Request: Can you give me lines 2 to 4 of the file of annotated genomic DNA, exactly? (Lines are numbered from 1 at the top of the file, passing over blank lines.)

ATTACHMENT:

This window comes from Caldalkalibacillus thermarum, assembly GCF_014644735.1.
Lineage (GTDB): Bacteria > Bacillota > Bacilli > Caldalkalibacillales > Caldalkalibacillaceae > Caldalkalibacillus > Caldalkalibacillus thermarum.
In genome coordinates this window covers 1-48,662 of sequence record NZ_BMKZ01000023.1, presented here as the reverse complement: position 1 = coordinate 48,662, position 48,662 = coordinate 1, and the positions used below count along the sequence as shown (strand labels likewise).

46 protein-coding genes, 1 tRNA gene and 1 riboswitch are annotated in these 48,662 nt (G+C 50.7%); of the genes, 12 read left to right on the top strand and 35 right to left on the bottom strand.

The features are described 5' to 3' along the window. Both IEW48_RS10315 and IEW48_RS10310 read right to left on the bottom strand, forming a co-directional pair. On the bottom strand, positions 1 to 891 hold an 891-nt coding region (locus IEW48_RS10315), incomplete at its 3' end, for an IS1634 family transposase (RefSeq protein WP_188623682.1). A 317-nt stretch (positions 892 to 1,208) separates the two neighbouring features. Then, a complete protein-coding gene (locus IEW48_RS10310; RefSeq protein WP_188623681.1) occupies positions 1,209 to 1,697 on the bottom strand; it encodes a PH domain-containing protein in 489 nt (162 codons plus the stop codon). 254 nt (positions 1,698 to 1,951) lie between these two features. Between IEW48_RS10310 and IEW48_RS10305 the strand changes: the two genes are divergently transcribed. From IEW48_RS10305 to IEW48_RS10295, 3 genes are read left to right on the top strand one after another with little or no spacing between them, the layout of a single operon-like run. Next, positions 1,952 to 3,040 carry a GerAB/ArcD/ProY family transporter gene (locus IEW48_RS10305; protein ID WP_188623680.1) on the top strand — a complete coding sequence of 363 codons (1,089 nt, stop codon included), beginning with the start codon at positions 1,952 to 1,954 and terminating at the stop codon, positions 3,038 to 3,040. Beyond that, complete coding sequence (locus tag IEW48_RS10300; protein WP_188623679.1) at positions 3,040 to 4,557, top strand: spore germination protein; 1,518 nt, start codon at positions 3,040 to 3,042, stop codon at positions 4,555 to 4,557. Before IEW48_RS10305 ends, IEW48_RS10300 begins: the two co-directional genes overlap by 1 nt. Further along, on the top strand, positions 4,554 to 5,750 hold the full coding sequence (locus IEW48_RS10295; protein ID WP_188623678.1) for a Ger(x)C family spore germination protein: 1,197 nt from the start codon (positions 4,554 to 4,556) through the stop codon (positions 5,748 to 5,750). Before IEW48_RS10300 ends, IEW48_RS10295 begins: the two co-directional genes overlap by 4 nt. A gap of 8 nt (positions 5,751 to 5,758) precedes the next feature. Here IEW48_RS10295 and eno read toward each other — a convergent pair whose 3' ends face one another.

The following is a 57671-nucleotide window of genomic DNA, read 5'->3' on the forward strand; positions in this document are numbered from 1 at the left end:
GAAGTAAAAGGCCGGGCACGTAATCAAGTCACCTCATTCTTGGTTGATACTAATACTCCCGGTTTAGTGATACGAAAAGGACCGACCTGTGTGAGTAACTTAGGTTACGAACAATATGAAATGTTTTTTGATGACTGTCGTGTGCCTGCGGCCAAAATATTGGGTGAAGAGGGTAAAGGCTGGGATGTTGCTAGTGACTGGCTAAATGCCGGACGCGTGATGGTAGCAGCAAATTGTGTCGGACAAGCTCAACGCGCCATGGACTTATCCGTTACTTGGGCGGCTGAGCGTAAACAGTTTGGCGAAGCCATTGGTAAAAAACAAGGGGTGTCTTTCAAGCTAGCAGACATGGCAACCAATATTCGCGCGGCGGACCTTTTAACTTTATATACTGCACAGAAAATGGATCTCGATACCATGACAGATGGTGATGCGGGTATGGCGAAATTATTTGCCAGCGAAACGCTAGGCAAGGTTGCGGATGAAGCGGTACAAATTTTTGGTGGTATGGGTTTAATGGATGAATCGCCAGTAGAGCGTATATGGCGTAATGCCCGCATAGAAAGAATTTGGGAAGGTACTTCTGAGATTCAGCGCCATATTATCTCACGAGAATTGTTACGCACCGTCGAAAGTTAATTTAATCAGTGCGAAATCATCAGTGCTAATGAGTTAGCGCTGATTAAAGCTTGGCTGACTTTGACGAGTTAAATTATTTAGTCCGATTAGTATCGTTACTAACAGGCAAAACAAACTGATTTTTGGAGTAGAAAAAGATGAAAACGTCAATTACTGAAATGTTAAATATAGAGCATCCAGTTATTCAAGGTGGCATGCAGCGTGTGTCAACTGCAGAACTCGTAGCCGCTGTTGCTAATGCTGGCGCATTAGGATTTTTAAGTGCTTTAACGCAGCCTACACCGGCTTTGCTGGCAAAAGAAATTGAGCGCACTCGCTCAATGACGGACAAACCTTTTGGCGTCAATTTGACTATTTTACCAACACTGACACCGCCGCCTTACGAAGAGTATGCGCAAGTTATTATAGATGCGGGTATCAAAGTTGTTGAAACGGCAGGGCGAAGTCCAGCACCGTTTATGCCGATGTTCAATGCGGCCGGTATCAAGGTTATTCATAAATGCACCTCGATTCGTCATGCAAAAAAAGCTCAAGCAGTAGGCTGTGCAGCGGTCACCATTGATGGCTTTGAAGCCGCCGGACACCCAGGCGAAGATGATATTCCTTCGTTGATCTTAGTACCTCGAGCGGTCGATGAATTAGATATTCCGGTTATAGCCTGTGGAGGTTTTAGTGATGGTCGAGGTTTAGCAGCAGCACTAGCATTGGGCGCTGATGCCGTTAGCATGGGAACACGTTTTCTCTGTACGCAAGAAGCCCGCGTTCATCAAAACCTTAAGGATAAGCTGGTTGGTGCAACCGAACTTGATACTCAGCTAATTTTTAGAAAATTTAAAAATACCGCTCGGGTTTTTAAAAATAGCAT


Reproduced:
Lineage (GTDB): Bacteria > Bacillota > Bacilli > Caldalkalibacillales > Caldalkalibacillaceae > Caldalkalibacillus > Caldalkalibacillus thermarum.
In genome coordinates this window covers 1-48,662 of sequence record NZ_BMKZ01000023.1, presented here as the reverse complement: position 1 = coordinate 48,662, position 48,662 = coordinate 1, and the positions used below count along the sequence as shown (strand labels likewise).

46 protein-coding genes, 1 tRNA gene and 1 riboswitch are annotated in these 48,662 nt (G+C 50.7%); of the genes, 12 read left to right on the top strand and 35 right to left on the bottom strand.